3) I treat each car like it is a pass. Watch the driver, predict their movements, look for your opening, make the pass smoothly and then continue

    It definitely requires 100% concentration and should not be done without giving it the respect it needs

  • http://www.muthalovin.com the_doctor

    The part about doing 90 while riding a stand-up wheelie seems to be missing…

    Great article, like usual. I know that it is about lane splitting, but I think a lot of it is applicable to general commuting for the other 49 states.

    • T Diver

      Sit-down wheelies are a far better choice at 90. This article is way too long. Lay off the booger sugar Sean.

  • http://www.ninja250blog.com R.Sallee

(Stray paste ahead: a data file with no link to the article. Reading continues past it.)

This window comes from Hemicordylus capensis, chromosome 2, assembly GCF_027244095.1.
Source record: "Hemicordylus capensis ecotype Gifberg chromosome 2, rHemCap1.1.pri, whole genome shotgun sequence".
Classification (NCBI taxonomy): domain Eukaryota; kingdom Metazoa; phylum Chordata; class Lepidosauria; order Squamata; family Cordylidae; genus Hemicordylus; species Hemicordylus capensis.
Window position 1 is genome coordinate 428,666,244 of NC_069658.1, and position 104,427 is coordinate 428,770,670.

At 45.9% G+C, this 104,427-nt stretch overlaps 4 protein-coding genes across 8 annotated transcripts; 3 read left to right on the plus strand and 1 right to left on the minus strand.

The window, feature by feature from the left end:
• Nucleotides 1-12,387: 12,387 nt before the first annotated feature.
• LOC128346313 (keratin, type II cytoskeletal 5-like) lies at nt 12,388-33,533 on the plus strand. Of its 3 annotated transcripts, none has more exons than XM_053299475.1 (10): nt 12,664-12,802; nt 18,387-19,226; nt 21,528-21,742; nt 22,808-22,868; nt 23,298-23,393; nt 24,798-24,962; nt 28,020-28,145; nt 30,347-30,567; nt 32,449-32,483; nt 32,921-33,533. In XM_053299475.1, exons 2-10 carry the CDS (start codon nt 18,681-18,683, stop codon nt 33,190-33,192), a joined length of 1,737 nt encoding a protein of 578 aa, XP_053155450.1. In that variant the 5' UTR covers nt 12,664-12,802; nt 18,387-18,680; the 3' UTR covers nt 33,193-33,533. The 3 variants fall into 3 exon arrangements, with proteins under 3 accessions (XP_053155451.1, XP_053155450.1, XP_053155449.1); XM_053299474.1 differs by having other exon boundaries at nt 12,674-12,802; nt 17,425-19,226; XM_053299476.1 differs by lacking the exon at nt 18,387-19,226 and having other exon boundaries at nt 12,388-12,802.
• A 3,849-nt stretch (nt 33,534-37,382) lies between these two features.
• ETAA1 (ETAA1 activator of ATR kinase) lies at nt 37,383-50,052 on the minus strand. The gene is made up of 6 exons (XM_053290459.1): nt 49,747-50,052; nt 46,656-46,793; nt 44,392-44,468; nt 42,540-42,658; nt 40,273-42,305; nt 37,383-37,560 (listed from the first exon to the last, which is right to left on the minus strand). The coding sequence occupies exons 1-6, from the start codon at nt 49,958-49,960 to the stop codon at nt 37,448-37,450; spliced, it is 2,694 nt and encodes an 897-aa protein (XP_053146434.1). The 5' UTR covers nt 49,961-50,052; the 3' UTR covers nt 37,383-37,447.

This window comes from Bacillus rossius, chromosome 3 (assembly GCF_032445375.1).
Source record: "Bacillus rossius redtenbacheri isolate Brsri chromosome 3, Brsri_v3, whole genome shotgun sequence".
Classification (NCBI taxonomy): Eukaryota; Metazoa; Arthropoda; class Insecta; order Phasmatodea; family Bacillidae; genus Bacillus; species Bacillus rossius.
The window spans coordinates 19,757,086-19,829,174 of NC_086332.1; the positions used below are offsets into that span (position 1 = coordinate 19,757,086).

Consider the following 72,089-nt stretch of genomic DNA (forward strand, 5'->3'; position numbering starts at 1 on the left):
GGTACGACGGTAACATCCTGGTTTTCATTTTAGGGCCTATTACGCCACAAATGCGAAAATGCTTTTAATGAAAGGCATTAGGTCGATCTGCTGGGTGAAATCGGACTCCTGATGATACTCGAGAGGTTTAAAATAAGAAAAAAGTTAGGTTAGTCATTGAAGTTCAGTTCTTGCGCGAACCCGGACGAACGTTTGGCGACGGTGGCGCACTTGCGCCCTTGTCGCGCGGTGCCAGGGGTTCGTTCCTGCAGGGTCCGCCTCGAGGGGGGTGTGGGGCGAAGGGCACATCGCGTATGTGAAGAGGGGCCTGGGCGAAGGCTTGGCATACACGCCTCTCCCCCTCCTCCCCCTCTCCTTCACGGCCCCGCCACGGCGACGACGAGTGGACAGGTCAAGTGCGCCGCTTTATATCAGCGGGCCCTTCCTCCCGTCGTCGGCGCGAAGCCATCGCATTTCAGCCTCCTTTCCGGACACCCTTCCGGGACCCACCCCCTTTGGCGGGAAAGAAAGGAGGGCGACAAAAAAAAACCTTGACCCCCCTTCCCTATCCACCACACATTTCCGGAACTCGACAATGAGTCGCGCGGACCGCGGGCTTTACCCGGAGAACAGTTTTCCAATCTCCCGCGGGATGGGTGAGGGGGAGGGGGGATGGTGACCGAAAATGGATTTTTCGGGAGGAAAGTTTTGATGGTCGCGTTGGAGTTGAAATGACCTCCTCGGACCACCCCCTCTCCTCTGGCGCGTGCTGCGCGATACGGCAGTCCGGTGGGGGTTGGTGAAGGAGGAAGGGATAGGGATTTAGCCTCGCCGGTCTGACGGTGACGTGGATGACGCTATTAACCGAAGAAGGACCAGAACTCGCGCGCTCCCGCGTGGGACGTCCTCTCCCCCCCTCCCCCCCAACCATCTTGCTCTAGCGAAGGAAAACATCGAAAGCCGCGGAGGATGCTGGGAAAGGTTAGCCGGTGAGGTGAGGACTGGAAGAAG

My personal rules for splitting.

    1. There must be at least two lanes of traffic (in the same direction). I cringe when I watch riders share the inside of a one-lane road. People pull off of the road, into and out of driveways, turn right all the time without warning.

    2. Typically don’t split over 45 mph. Unless I”m just squeezing by one or two a-holes that are holding up things, I usually stop splitting at 45 mph on the freeway. Mostly because fast splitting scares the shit out of drivers. (Honestly, I feel lane changes are slower the faster traffic is moving, ergo lane splitting is somewhat safer for it.)

    3. Split between #1 and #2 lanes. They’re typically the least messy lanes (no one exiting/entering freeway, closest match for speed) but there’s another reason that becomes apparent when you’re on the road with other motorcyclists. Cars frequently jerk left or right to create more space for splitting bikers. Very nice, except when there’s another rider in the other lane. If everyone’s splitting the same lane, you don’t have to worry about polite drivers accidentally taking out another rider.